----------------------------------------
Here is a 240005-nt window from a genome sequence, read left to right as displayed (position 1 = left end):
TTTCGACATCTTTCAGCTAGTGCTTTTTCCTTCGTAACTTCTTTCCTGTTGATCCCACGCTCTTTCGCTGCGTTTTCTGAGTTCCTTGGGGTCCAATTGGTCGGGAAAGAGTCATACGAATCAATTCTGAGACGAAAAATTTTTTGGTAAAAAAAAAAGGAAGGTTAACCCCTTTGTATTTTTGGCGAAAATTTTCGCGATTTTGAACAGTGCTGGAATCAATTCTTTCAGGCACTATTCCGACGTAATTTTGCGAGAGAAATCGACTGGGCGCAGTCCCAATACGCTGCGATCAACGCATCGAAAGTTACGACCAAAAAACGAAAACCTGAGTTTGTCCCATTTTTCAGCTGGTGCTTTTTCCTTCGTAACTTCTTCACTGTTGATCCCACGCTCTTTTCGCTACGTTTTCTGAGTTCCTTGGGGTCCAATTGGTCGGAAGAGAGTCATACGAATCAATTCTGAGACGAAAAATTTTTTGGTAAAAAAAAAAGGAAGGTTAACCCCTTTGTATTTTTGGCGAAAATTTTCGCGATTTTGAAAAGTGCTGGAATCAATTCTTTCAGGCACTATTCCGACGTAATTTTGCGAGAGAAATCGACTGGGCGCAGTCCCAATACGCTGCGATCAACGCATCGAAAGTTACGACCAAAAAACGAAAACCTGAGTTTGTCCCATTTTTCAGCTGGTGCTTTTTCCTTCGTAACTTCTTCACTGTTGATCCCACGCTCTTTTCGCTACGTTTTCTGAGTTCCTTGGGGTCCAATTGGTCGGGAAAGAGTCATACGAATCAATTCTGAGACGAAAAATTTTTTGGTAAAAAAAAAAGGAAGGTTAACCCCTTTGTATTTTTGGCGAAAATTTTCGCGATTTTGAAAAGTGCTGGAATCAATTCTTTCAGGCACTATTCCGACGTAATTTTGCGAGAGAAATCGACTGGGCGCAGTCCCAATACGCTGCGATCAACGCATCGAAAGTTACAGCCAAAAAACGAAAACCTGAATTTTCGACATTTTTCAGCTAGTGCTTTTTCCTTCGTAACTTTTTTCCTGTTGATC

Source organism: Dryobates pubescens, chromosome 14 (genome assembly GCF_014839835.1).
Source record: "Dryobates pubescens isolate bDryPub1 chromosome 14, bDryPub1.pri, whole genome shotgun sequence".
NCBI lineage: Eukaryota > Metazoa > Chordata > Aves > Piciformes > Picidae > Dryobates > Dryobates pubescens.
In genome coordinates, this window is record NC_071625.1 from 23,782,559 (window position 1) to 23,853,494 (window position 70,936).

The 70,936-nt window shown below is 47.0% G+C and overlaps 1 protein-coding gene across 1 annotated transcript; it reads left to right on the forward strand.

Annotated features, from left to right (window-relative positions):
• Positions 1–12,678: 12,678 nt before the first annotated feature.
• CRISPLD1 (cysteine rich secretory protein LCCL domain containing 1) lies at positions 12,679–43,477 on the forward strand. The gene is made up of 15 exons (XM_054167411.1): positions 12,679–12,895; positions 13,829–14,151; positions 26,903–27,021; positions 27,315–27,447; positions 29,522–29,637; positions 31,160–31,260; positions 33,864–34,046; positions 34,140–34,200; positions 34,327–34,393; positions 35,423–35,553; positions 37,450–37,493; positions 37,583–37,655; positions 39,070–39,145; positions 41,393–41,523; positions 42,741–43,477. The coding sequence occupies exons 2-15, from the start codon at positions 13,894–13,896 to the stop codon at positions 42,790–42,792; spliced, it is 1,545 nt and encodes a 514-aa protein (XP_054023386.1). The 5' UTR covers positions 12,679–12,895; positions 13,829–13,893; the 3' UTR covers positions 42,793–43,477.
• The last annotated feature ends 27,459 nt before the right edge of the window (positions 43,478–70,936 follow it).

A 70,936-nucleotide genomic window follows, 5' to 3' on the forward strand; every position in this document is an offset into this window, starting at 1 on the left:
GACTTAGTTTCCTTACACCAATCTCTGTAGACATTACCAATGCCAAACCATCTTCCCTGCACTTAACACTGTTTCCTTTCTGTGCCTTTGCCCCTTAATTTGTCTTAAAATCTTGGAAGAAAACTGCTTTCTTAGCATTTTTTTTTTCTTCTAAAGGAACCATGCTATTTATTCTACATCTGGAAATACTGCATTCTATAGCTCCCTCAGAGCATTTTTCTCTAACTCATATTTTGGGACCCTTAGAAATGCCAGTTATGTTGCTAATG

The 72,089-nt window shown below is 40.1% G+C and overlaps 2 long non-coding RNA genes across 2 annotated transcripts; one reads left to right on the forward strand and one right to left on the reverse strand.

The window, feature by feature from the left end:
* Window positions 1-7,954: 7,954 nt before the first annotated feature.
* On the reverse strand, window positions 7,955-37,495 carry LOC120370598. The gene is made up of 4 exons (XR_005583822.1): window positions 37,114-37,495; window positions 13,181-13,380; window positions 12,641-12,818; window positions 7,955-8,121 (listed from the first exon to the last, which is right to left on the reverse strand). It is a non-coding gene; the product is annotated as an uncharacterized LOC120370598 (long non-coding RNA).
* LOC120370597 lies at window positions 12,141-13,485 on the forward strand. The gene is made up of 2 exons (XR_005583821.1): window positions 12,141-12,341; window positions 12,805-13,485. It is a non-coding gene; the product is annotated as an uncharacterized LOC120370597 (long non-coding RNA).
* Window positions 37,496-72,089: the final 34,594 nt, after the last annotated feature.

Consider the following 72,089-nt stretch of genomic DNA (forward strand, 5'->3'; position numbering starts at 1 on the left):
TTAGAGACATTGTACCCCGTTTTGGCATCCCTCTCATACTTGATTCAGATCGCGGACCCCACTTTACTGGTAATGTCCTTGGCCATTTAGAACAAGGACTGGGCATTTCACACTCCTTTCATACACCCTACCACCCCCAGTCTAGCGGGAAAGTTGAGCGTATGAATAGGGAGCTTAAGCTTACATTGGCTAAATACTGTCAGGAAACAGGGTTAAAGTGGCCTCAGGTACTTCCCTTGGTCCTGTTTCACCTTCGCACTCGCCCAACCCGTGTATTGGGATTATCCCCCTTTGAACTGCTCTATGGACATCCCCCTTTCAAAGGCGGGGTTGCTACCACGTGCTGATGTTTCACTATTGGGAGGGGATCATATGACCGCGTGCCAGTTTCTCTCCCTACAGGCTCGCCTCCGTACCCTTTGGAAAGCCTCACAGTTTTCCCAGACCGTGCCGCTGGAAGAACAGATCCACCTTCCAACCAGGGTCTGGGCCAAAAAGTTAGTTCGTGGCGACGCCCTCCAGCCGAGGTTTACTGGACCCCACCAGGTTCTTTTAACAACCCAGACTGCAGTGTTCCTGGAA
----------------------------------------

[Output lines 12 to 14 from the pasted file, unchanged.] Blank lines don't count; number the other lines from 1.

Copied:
A 70,936-nucleotide genomic window follows, 5' to 3' on the forward strand; every position in this document is an offset into this window, starting at 1 on the left:
GACTTAGTTTCCTTACACCAATCTCTGTAGACATTACCAATGCCAAACCATCTTCCCTGCACTTAACACTGTTTCCTTTCTGTGCCTTTGCCCCTTAATTTGTCTTAAAATCTTGGAAGAAAACTGCTTTCTTAGCATTTTTTTTTTCTTCTAAAGGAACCATGCTATTTATTCTACATCTGGAAATACTGCATTCTATAGCTCCCTCAGAGCATTTTTCTCTAACTCATATTTTGGGACCCTTAGAAATGCCAGTTATGTTGCTAATG

The 72,089-nt window shown below is 40.1% G+C and overlaps 2 long non-coding RNA genes across 2 annotated transcripts; one reads left to right on the forward strand and one right to left on the reverse strand.